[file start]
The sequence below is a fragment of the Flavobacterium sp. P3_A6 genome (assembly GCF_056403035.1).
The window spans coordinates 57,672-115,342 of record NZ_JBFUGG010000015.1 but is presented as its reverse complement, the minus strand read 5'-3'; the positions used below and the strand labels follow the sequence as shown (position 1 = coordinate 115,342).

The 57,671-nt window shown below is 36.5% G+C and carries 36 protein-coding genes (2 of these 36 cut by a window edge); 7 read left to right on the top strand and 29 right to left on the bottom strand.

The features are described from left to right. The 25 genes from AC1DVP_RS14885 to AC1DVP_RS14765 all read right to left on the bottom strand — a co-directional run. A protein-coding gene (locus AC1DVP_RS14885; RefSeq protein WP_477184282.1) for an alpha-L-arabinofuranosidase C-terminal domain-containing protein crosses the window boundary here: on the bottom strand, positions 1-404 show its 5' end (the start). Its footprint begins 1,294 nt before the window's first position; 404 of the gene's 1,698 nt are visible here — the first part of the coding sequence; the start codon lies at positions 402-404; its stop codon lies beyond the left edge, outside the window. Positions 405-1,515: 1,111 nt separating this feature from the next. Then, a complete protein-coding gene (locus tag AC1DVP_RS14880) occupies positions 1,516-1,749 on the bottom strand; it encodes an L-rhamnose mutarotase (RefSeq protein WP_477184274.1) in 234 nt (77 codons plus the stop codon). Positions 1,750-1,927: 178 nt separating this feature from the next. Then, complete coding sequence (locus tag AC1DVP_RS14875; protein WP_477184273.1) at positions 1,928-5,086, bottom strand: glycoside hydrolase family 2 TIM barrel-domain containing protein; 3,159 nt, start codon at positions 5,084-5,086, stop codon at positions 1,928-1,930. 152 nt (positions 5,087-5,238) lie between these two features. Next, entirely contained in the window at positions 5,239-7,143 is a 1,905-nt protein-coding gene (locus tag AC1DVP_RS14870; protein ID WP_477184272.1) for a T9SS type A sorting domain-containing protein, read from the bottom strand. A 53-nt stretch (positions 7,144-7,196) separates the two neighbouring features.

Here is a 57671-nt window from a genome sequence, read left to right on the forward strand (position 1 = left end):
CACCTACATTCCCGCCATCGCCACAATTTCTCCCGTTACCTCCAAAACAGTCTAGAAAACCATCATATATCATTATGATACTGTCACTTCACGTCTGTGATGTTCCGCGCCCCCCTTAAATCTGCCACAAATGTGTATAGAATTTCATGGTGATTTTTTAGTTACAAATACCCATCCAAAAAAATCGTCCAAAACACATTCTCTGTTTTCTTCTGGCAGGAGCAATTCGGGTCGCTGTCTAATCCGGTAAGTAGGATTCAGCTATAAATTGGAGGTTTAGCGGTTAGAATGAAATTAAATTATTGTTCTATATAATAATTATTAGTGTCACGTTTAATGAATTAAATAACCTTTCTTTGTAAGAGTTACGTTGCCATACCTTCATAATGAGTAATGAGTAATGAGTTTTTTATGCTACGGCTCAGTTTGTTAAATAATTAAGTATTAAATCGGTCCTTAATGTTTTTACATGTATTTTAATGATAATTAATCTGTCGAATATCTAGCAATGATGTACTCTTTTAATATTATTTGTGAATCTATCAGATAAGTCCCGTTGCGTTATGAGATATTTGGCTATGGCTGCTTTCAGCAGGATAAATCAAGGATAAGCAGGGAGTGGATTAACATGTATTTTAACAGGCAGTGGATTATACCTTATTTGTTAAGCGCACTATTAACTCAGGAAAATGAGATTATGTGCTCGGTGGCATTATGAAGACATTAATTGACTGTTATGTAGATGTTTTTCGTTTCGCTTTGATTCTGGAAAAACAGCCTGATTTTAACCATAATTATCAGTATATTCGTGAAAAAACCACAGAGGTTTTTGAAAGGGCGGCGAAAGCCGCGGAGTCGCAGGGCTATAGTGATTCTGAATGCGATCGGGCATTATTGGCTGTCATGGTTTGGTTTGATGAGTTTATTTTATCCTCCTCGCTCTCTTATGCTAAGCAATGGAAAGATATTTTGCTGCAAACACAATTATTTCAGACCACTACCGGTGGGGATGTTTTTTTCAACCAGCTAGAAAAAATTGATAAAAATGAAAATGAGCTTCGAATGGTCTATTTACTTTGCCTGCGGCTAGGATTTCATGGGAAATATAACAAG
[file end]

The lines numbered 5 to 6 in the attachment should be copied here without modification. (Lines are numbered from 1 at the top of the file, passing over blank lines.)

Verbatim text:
Here is a 57671-nt window from a genome sequence, read left to right on the forward strand (position 1 = left end):
CACCTACATTCCCGCCATCGCCACAATTTCTCCCGTTACCTCCAAAACAGTCTAGAAAACCATCATATATCATTATGATACTGTCACTTCACGTCTGTGATGTTCCGCGCCCCCCTTAAATCTGCCACAAATGTGTATAGAATTTCATGGTGATTTTTTAGTTACAAATACCCATCCAAAAAAATCGTCCAAAACACATTCTCTGTTTTCTTCTGGCAGGAGCAATTCGGGTCGCTGTCTAATCCGGTAAGTAGGATTCAGCTATAAATTGGAGGTTTAGCGGTTAGAATGAAATTAAATTATTGTTCTATATAATAATTATTAGTGTCACGTTTAATGAATTAAATAACCTTTCTTTGTAAGAGTTACGTTGCCATACCTTCATAATGAGTAATGAGTAATGAGTTTTTTATGCTACGGCTCAGTTTGTTAAATAATTAAGTATTAAATCGGTCCTTAATGTTTTTACATGTATTTTAATGATAATTAATCTGTCGAATATCTAGCAATGATGTACTCTTTTAATATTATTTGTGAATCTATCAGATAAGTCCCGTTGCGTTATGAGATATTTGGCTATGGCTGCTTTCAGCAGGATAAATCAAGGATAAGCAGGGAGTGGATTAACATGTATTTTAACAGGCAGTGGATTATACCTTATTTGTTAAGCGCACTATTAACTCAGGAAAATGAGATTATGTGCTCGGTGGCATTATGAAGACATTAATTGACTGTTATGTAGATGTTTTTCGTTTCGCTTTGATTCTGGAAAAACAGCCTGATTTTAACCATAATTATCAGTATATTCGTGAAAAAACCACAGAGGTTTTTGAAAGGGCGGCGAAAGCCGCGGAGTCGCAGGGCTATAGTGATTCTGAATGCGATCGGGCATTATTGGCTGTCATGGTTTGGTTTGATGAGTTTATTTTATCCTCCTCGCTCTCTTATGCTAAGCAATGGAAAGATATTTTGCTGCAAACACAATTATTTCAGACCACTACCGGTGGGGATGTTTTTTTCAACCAGCTAGAAAAAATTGATAAAAATGAAAATGAGCTTCGAATGGTCTATTTACTTTGCCTGCGGCTAGGATTTCATGGGAAATATAACAAG